A new law, Senate Bill 826 will change the way corporate boards operate. The law, enacted in 2018, requires that a publicly-held corporation based in California must, by the end of 2019, have at least one woman on the board of directors of the company.
Generally, the shareholders of a corporation elect the board of directors. The new law requires that both domestic general corporations and foreign corporations which are publicly held – and where the principal executive offices (as identified on the corporation’s SEC 10-K form) are located in California – must have at least one woman on its board of directors.
By the end of 2021 (December 31, 2021), the publicly-held corporation must:
- Have at least two female board directors – if the corporation has five directors
- Have at least three female board directors – if the corporation has six directors
The law also authorizes the California Secretary of State to publish Internet web site documentation identifying (by certain dates) the number of corporations that are complying with this law.
The law further gives the Secretary of State the authority to impose fines. To the extent possible, the fines would be used to offset the administrative costs of the law. The fines could be $100,000 for a first violation and $300,000 for a second violation.
France, Spain, Iceland, and the Netherlands
The reason for the law
The bill states the reasons for more female representation on the boards of publicly-held companies include the following:
Studies show that companies with females on the board perform better:
- “A 2017 study by MSCI found that United States’ companies that began the five-year period from 2011 to 2016 with three or more female directors reported earnings per share that were 45 percent higher than those companies with no female directors at the beginning of the period.”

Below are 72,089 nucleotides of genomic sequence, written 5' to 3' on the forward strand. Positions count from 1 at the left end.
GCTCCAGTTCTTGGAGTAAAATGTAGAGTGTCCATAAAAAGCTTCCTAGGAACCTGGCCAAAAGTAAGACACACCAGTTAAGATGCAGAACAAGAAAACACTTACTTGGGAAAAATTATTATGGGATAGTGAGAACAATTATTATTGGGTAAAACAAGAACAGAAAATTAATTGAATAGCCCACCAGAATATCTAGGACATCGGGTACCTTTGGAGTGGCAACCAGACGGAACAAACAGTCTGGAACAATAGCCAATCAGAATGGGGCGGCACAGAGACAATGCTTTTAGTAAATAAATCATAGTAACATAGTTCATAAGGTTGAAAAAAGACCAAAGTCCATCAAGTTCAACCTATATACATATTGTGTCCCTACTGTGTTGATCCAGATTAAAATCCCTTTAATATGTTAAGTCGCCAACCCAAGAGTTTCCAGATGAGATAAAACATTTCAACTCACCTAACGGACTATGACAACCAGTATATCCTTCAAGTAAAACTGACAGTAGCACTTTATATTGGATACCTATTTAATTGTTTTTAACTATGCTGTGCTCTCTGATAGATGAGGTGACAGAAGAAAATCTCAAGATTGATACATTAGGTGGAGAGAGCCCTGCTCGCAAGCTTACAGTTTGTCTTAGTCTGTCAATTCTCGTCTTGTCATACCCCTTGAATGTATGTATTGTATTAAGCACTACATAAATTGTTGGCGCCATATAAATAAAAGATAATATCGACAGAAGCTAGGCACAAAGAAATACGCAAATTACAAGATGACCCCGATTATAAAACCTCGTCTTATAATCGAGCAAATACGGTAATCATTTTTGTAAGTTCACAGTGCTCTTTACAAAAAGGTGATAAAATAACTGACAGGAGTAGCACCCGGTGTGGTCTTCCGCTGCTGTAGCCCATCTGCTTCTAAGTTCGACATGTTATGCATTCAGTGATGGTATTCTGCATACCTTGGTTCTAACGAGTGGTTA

- “In 2014, Credit Suisse found that companies with at least one woman on the board had an average return on equity (ROE) of 12.2 percent, compared to 10.1 percent for companies with no female directors.”
“2012 the University of California, Berkeley study called ‘Women Create a Sustainable Future’ found that companies with more women on their boards are more likely to “create a sustainable future” by, among other things, instituting strong governance structures with a high level of transparency.”
The bill also noted that many countries have strict female representation requirements for corporate boards including Germany, Norway, France, Spain, Iceland, and the Netherlands.
“Female” means an individual who self-identifies her gender as a woman, without regard to the individual’s designated sex at birth.”
Call Danz and Associates if you are being treated unfairly due to your gender or sexual preference
At the law offices of Stephen Danz & Associates, we understand that women have numerous rights in addition to corporate board representation. These rights include freedom from discrimination, sexual abuse, and sexual harassment in the workplace. For help understanding your rights, please call (877)789-9707 to schedule an appointment. We fight to assert your rights. Se Habla Espanol.